young people on laptops'A properly managed future could deliver a demographic dividend from the largest population of youth the world has ever known' [iStock]

Martin Mulligan looks at how Commonwealth leaders and officials can reach a younger demographic [From the Round Table Journal’s archives – June 2015]

Is the vocabulary of the Commonwealth scene now part of the organisation’s difficulty? Has the register of terms that the organisation routinely employs to frame and discuss its problems gradually become misleading and hollowed-out to the point of worthlessness, because it is so pervasively contaminated by consumerism and the marketeer’s mindset? Crucially, has the internal discourse of Commonwealth bodies gradually capitulated to marketing-speak, littered with terms that do not actually refer to anything?

These reflections are prompted in the wake of the recent lecture entitled ‘A Young Commonwealth: Youth, Innovation and Sustainable Development’ delivered by the former prime minister of New Zealand, Helen Clark, at London’s Guildhall, that ‘magnificent medieval building 600 years old’ in London, ‘the most global city of all’.

‘Democracy, development, diversity’ was the refrain amidst an avalanche of facts—the Commonwealth comprises 2.2bn people; it occupies a quarter of the world’s land area; half of the world’s population of approximately 7bn are under 30 years old, etc etc – and affectionate reminiscences of four Commonwealth Heads of Government Meetings by a former Pacific politician. None of this was new or surprising. So far, so staid.

In support of hope, it was pointed out that extreme income disparity halved (largely thanks to China’s demographic dividend) between 1990 and 2010. (Never mind that this effect is now petering out.) Great progress had been made worldwide in school enrolment rates for girls and boys alike.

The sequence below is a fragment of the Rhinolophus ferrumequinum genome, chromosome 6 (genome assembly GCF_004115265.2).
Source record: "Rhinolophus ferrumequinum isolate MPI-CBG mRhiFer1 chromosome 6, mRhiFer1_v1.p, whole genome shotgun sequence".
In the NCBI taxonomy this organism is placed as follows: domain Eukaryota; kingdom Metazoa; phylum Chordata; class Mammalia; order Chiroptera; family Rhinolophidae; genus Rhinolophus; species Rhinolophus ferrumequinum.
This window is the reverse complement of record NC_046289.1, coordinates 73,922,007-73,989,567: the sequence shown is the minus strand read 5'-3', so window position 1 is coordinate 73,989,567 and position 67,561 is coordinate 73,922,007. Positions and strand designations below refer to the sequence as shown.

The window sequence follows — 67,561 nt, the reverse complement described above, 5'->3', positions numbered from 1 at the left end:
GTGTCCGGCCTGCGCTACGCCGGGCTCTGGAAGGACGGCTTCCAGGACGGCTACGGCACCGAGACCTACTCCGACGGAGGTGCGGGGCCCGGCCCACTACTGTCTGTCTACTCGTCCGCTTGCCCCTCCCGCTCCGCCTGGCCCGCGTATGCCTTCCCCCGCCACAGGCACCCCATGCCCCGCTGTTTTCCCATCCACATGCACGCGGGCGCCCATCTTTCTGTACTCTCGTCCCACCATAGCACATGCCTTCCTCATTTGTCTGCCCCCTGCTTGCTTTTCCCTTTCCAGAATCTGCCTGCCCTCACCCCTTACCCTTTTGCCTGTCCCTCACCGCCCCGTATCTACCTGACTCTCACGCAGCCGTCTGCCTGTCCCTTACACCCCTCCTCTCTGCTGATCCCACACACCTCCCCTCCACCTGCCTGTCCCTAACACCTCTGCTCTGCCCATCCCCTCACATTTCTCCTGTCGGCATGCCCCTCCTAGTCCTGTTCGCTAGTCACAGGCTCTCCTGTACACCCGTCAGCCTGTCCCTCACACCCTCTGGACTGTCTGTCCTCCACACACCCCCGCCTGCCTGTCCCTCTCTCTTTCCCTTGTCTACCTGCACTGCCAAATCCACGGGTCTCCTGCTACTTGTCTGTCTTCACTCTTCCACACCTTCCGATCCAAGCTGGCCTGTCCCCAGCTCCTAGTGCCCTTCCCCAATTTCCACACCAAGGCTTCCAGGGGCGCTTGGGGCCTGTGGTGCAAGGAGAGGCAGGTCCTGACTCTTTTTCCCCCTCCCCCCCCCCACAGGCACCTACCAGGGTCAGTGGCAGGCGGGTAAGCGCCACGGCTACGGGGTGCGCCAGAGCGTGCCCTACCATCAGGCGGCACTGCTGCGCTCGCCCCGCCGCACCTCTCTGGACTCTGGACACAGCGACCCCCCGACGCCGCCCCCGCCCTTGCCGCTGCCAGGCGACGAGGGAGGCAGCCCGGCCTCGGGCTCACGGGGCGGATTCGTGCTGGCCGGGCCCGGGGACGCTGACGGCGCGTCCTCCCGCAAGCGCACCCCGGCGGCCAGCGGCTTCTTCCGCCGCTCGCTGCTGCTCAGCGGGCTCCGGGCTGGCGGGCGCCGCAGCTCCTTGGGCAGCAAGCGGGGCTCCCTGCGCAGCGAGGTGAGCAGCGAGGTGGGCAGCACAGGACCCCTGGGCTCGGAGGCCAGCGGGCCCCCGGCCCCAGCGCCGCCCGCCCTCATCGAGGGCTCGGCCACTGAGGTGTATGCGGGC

Most alluringly, a properly managed future could deliver a demographic dividend from the largest population of youth the world has ever known (we had segued by now into world statistics).

But then alarm bells began to ring in the minds of attentive listeners. ‘How could the current global offer [to youth] be improved?’ the speaker wanted to know. Here before us, evidently, was ‘an opportunity to reset the compass’ by forming ‘an all-of-society agenda’, harnessing new digital technologies and social media that permit ‘tremendous outreach to the global public’ and ‘global citizenry’.

After an attempt to offer a definitive assessment of each problem that confronts the Commonwealth, the lecture started to resemble a secular encyclical, full of sloganeering, but empty of constructive content, studded throughout with marketing key words and the language of consumerism.

It was, to say the least, a missed opportunity.

Good things are happening in Commonwealth countries, with exciting implications for youth. Africa’s universities are an example. Kenya saw a 160% increase in internet bandwidth between 2010 and 2011 as a result of new undersea cable connections. In Zimbabwe and Rwanda, also, digital advances have put students on something much more like an equal footing, technologically speaking, with their peers in the so-called developed world. These examples could be multiplied.

In his novel Nineteen Eighty-Four, George Orwell drew attention to a trait which his fictional totalitarian state encouraged in its citizens, a habit that passed for communication but which was actually something else. He called it duckspeak: speech in which the mind was bypassed and sentences proceeded directly from the larynx. This habit was of course fatal to clear thinking.

Without an approach to thinking and speaking which values clarity and which publishes more widely concrete particulars as distinct from vacuous global ‘factoids’ for the consumption of a non-existent global public, the outlook for Commonwealth organisations and the countries they represent is bleak.

Martin Mulligan is a writer and journalism consultant and a member of the Round Table Editorial Board.